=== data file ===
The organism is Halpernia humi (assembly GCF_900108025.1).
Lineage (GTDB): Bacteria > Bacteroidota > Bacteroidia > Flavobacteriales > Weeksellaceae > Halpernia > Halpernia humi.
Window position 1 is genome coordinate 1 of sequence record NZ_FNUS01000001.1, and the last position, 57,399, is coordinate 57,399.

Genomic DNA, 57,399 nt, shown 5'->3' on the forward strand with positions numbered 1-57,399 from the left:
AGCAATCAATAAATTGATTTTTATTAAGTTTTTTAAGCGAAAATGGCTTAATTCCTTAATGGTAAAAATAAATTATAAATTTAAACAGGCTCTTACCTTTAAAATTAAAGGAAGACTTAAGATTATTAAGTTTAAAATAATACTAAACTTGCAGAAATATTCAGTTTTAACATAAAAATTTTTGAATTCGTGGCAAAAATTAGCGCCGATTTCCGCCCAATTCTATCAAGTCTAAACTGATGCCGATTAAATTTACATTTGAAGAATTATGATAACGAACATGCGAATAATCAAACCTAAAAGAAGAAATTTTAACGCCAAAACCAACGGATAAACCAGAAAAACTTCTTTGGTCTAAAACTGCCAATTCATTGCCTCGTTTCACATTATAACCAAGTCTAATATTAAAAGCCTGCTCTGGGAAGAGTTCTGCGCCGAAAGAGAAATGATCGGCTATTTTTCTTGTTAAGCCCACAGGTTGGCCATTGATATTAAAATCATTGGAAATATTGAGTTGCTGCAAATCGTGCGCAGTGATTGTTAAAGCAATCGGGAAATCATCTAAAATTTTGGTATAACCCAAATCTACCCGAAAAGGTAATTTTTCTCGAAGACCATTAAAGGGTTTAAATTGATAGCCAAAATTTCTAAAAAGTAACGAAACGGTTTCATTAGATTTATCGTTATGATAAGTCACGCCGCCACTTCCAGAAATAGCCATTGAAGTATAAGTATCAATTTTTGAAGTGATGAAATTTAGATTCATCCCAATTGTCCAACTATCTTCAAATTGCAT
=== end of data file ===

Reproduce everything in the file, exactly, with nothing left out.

The organism is Halpernia humi (assembly GCF_900108025.1).
Lineage (GTDB): Bacteria > Bacteroidota > Bacteroidia > Flavobacteriales > Weeksellaceae > Halpernia > Halpernia humi.
Window position 1 is genome coordinate 1 of sequence record NZ_FNUS01000001.1, and the last position, 57,399, is coordinate 57,399.

Genomic DNA, 57,399 nt, shown 5'->3' on the forward strand with positions numbered 1-57,399 from the left:
AGCAATCAATAAATTGATTTTTATTAAGTTTTTTAAGCGAAAATGGCTTAATTCCTTAATGGTAAAAATAAATTATAAATTTAAACAGGCTCTTACCTTTAAAATTAAAGGAAGACTTAAGATTATTAAGTTTAAAATAATACTAAACTTGCAGAAATATTCAGTTTTAACATAAAAATTTTTGAATTCGTGGCAAAAATTAGCGCCGATTTCCGCCCAATTCTATCAAGTCTAAACTGATGCCGATTAAATTTACATTTGAAGAATTATGATAACGAACATGCGAATAATCAAACCTAAAAGAAGAAATTTTAACGCCAAAACCAACGGATAAACCAGAAAAACTTCTTTGGTCTAAAACTGCCAATTCATTGCCTCGTTTCACATTATAACCAAGTCTAATATTAAAAGCCTGCTCTGGGAAGAGTTCTGCGCCGAAAGAGAAATGATCGGCTATTTTTCTTGTTAAGCCCACAGGTTGGCCATTGATATTAAAATCATTGGAAATATTGAGTTGCTGCAAATCGTGCGCAGTGATTGTTAAAGCAATCGGGAAATCATCTAAAATTTTGGTATAACCCAAATCTACCCGAAAAGGTAATTTTTCTCGAAGACCATTAAAGGGTTTAAATTGATAGCCAAAATTTCTAAAAAGTAACGAAACGGTTTCATTAGATTTATCGTTATGATAAGTCACGCCGCCACTTCCAGAAATAGCCATTGAAGTATAAGTATCAATTTTTGAAGTGATGAAATTTAGATTCATCCCAATTGTCCAACTATCTTCAAATTGCAT